Spoiler alert: This post contains spoilers for season one of Game of Thrones. So if you haven't seen any of the show, and plan to, you should stop reading now.
HBO's recent announcement that the next season of Game of Thrones won't premiere until the summer of 2017 (and will run a mere seven episodes) means fans of the hit series have plenty of extra time to speculate about what might happen next. While the sixth season's "Hodor is a horse" theory had no legs, arguments rage on about the three-headed dragon theory, and R+L=J has already been confirmed by HBO via a blog infographic. But there are still several questions looming as we head into the series' final two seasons, one of which is whether or not Daenerys' late husband, Khal Drogo, might return.
In case you forgot, here's a quick recap: Khal Drogo was wounded in battle and then "saved" by the captured witch Mirri Maz Duur with blood magic, but the procedure left him in a catatonic state and led to his son with Daenerys, Rhaego, being stillborn. Ever the dutiful wife, Dany put Khal out of his misery by smothering him with a pillow, then burned his body—along with Mirri Maz Duur—before walking into the flames herself, emerging naked and unburnt with newly hatched dragons and a whole new story arc.
In both the book and the series, Dany asks Mirri when her husband will return to his pre-catatonic state. Mirri replies, "When the sun rises in the west and sets in the east, when the sea goes dry and mountains blow in the wind like leaves, when your womb quickens again and you bear a living child. Then he will return, and not before." Taken literally, the prophecy sounds sort of like "never," but redditor MrMaschocist thinks that it is one big metaphor, writing:
"The Frog Prince is Dornish (sigil is a sun transfixed by a spear) and he makes his identity first known (rises) in Westeros, before travellng east to Essos to meet Dany and free Viscereon and Rhaegal (who kill him ... setting the sun's son) or—the sun rises in the west and sets in the east ... Dany's final chapter suggests that the Great Grass Sea has succumbed to drought and died off, at least in the area she can see OR—the sea has gone dry ... After Rhaegal and Viscereon kill the Frog Prince they escape the pyramid by bursting free of the great structure, destroying it. The pyramids are referenced to nearly be as high as the Wall, so they are certainly 'mountains' OR—mountains blew in the wind like leaves ... And Dany's final chapter ends with her period returning. She hasn't remembered her moonflow for some time, perhaps since she had the miscarriage. OR—her womb quickens again ...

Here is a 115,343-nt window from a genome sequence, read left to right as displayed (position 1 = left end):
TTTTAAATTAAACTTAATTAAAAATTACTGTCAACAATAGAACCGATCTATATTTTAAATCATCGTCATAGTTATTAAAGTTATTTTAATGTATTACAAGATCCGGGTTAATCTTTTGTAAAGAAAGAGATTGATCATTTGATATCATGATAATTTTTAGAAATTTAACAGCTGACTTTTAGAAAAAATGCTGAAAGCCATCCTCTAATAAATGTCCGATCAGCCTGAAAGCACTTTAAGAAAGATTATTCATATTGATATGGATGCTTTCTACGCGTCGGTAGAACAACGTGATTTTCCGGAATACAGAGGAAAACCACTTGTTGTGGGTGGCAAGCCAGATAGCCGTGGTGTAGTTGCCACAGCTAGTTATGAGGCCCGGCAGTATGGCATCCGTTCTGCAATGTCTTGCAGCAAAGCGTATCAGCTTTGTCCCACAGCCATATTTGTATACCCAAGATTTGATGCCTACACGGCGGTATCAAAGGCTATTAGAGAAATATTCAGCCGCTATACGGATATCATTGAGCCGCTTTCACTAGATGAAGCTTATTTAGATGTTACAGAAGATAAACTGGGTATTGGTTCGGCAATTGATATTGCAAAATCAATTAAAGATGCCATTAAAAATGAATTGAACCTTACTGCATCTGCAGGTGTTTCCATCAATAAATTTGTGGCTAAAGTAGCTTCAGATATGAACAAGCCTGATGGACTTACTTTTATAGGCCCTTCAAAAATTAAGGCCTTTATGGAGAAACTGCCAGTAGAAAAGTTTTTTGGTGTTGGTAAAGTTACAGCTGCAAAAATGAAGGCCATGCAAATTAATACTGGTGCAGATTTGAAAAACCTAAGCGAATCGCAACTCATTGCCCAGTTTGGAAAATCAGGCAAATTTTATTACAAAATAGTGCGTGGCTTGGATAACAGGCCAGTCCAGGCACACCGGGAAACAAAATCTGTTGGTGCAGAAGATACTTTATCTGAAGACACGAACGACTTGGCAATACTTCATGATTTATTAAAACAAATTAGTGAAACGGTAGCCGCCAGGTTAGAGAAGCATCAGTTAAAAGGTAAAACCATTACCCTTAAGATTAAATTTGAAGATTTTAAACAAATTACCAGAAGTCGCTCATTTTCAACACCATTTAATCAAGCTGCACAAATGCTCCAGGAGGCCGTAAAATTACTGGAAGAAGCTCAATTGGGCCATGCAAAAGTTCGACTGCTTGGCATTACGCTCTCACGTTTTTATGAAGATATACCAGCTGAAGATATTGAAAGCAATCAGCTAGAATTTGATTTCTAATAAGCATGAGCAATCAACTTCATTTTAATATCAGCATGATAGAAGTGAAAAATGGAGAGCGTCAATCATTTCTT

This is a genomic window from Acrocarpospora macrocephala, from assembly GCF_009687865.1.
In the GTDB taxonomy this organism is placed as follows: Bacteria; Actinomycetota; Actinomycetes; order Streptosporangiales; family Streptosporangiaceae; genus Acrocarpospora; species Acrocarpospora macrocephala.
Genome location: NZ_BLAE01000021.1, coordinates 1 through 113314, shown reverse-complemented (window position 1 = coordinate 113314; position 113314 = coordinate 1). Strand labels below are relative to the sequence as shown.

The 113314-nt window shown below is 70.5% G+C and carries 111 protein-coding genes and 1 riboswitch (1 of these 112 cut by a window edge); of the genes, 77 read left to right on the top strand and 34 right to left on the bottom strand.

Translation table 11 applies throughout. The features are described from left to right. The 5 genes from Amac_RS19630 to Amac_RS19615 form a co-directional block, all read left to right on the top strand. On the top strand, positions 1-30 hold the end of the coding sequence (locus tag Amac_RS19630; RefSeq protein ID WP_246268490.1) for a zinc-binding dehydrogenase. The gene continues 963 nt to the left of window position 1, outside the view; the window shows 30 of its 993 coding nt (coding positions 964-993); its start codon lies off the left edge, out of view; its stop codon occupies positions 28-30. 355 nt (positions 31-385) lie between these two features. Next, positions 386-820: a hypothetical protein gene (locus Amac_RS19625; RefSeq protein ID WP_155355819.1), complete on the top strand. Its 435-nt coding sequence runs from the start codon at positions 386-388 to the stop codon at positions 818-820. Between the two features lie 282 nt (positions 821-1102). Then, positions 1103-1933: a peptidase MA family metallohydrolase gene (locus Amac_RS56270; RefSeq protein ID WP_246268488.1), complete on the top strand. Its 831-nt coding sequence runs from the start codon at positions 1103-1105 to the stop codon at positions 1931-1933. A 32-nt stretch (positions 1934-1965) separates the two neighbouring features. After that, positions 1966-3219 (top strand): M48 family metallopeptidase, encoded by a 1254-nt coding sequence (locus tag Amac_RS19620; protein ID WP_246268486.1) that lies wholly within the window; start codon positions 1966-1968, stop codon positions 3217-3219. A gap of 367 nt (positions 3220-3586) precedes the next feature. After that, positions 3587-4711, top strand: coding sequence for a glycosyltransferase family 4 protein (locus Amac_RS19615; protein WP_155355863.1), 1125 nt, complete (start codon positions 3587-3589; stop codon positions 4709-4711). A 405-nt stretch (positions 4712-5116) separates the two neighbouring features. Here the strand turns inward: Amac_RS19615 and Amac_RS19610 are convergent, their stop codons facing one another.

The fan theory continues by saying that Dany and Jon Snow will become a couple, they'll "catch the love disease and make a baby," and Khal Drogo will be resurrected as Azor Ahai who, according to Game of Thrones Wikia, is a warrior prophesized in ancient books who is armed with a powerful blade pulled from the fire.
Because the makers of the show have diverged from the narrative of the book, some of the references made by MrMaschocist were never shown on screen (including the character of the Frog Prince). If Khal Drogo were to return in the series, the events leading up to that point—and the explanation—would have to change. But that doesn't rule the theory out as a possibility for George R.R. Martin's books. Or, maybe Mirri Maz Duur just liked using riddles to insult people.